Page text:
At the heart of writing – at the apex of storytelling – there is only one principle, and it winds like a golden thread across all the books and courses.
But it gets lost in the ever-spreading panoply of detail that the creative writing industry relies on to keep its wheels turning.
This book pulls out that thread, polishes it and reveals the way it penetrates storytelling.
It will be invaluable to anyone creating fictional worlds – but most particularly to novelists, who are most in danger of forgetting it. Or not noticing it in the first place.
Tim Lott knows he can’t teach anyone to write a novel (that’s one of the lies propagated by the novel-writing industry).
But he can teach someone how to build a firm platform on which they can stand in order to explore whether they have the talent, will and determination that writing a novel takes.
Leading psychotherapist Stella O’Malley has walked many miles on ‘Planet Teen’. She understands difficult teenagers – she was one herself, and as a psychotherapist she has spent many hours working alongside unhappy adolescents.
Stella takes parents inside the teenage brain and provides practical advice for each of the key milestones teenagers need to tackle during adolescence to become happy, healthy adults.
You will learn how to navigate many issues, including anxiety, obsession with technology, body confidence and the sexual self. Rather than always looking to ‘fix’ the situation, you will instead be empowered to know when and how to intervene and when to allow your teen to work it out for themselves.
Ultimately, you will understand your teen better and learn to rekindle joy in your relationship.
A groundbreaking exploration of why we want what we want, and a toolkit for freeing ourselves from chasing unfulfilling desires.
Humans don’t desire anything independently. Human desire is mimetic – we imitate what other people want. This affects the way we choose partners, friends, careers, clothes and travel destinations. Mimetic desire is responsible for the formation of our very identities. It explains the enduring relevancy of Shakespeare’s plays, why Peter Thiel decided to be the first investor in Facebook, and why our world is growing more divided as it becomes more connected.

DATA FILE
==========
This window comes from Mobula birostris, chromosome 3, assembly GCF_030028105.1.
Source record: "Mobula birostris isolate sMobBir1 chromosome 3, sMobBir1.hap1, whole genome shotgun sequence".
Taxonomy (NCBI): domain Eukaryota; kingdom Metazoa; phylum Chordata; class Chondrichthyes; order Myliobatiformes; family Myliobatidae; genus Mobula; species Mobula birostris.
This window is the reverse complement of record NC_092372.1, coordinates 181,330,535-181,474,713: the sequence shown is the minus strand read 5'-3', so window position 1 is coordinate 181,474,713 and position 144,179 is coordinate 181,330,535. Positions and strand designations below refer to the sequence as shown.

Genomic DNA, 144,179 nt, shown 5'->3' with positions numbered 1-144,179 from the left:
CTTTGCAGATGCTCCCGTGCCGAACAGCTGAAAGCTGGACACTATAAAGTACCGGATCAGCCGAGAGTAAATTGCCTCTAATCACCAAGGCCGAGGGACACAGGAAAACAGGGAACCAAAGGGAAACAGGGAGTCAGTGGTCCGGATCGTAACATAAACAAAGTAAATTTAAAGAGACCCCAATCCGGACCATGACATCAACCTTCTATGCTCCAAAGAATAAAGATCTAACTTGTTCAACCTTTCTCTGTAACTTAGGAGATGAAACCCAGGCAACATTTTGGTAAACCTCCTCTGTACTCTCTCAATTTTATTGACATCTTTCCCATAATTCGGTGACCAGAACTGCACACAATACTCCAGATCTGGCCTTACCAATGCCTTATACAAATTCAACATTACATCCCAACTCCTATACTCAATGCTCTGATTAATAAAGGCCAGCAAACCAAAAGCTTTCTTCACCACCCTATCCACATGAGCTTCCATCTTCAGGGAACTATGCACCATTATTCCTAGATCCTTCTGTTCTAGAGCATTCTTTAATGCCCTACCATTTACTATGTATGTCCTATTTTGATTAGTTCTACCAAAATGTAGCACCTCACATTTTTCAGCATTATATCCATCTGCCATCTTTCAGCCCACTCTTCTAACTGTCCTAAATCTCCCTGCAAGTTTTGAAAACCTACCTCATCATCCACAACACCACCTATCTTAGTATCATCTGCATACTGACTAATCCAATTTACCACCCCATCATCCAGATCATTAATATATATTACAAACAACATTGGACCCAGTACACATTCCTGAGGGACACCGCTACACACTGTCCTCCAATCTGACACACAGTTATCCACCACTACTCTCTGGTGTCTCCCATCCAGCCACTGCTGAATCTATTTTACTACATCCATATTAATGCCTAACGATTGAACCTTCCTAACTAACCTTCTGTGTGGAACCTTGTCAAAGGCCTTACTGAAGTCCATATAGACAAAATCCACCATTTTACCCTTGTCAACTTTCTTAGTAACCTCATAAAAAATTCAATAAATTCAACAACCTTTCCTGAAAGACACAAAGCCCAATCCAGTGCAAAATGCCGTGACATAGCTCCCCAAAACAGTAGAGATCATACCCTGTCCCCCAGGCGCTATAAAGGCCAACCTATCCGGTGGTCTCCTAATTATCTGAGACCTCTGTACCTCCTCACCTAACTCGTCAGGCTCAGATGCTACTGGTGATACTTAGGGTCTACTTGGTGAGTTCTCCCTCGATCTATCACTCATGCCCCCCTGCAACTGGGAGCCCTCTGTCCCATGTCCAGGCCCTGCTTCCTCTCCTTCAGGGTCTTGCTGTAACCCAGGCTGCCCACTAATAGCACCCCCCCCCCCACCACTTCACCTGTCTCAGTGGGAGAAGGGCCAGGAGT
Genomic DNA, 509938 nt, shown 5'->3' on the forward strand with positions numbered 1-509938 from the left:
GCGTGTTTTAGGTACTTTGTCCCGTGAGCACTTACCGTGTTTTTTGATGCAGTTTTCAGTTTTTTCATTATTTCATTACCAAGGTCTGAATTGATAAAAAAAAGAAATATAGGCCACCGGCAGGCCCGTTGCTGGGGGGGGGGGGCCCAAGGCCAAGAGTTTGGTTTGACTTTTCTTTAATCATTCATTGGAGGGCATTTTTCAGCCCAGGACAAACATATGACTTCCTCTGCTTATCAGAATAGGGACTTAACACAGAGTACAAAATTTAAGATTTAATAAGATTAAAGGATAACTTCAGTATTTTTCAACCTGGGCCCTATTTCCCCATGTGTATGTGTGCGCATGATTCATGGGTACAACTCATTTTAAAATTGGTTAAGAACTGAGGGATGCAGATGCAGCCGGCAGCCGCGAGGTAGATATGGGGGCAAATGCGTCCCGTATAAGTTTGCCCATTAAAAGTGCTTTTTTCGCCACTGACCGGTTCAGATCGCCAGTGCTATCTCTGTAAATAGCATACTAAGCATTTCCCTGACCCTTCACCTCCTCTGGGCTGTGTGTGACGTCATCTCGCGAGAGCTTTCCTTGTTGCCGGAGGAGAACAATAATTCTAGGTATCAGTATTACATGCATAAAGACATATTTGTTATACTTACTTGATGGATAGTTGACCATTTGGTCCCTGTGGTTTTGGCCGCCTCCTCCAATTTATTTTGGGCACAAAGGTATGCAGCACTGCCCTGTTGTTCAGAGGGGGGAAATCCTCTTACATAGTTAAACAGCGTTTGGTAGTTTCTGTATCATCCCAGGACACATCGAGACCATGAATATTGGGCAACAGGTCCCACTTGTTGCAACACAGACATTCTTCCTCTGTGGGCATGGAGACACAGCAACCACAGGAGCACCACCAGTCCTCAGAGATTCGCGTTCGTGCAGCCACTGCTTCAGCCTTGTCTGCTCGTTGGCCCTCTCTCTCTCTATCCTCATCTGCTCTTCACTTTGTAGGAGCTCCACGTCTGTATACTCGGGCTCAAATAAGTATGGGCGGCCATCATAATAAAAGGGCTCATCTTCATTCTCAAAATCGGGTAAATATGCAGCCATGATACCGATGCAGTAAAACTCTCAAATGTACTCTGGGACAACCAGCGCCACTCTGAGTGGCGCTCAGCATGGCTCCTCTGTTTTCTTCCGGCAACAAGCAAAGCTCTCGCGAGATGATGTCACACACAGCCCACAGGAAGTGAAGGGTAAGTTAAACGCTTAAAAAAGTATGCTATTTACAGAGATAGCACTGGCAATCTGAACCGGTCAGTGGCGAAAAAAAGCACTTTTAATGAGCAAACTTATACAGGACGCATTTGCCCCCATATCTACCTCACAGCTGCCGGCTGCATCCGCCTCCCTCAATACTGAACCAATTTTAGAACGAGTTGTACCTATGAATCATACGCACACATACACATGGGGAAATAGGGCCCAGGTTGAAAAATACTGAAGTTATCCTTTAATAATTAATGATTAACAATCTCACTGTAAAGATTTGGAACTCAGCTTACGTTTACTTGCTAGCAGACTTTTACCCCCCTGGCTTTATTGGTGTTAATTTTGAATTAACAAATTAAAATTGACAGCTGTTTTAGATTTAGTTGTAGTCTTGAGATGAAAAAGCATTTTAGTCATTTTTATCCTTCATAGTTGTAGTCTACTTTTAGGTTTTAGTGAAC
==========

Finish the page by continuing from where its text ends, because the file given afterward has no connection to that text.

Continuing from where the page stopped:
Drawing on his experience as an entrepreneur, teacher and student of classical philosophy, Luke Burgis shares tactics that help turn blind wanting into intentional wanting – to be more in control of the things we want, and to find more meaning in our work and lives.
‘Fascinating. It blew my mind!’ Malcolm Gladwell
Wonderworks reveals that literature is among the mightiest technologies that humans have ever invented, precision-honed to give us what our brains most want and need.
Literature is a technology like any other. And the writers we revere – from Homer to Shakespeare, Austen to Ferrante – each made a unique technical breakthrough that can be viewed as both a narrative and neuroscientific advancement. But literature’s great invention was to address problems we could not solve: not how to start a fire or build a boat, but how to live and love; how to maintain courage in the face of death; how to account for the fact that we exist at all.
Based on Angus Fletcher’s own research, Wonderworks tells the story of the greatest literary inventions through the ages, from ancient Mesopotamia to modern-day America. It draws on cutting-edge neuroscience to demonstrate that the inventions really work: they enrich our lives with joy, hope, courage and energy, and they help our brains heal from grief, loneliness and even trauma.
From ancient Chinese lyrics to nursery rhymes and fairy tales, from slave narratives to contemporary TV shows, Wonderworks walks us through the evolution of literature’s crucial blueprints, and offers us a new understanding of its power.
Yang Jisheng’s The World Turned Upside Down is the definitive history of the Cultural Revolution, in withering and heartbreaking detail.
As a major political event and a crucial turning point in the history of the People’s Republic of China, the Great Proletarian Cultural Revolution (1966–1976) marked the zenith as well as the nadir of Mao Zedong’s ultra-leftist politics. Reacting in part to the Soviet Union’s “revisionism” that he regarded as a threat to the future of socialism, Mao mobilized the masses in a battle against what he called “bourgeois” forces within the Chinese Communist Party (CCP). This ten-year-long class struggle on a massive scale devastated traditional Chinese culture as well as the nation’s economy.
Following his groundbreaking and award-winning history of the Great Famine, Tombstone, Yang Jisheng here presents the only history of the Cultural Revolution by an independent scholar based in mainland China, and makes a crucial contribution to understanding those years’ lasting influence today.
The World Turned Upside Down puts every political incident, major and minor, of those ten years under extraordinary and withering scrutiny, and arrives in English at a moment when contemporary Chinese governance is leaning once more toward a highly centralized power structure and Mao-style cult of personality.
‘A masterful introduction to the state of the art in managerial decision-making. Surprisingly, it is also a pleasure to read’ – Daniel Kahneman, author of Thinking, Fast and Slow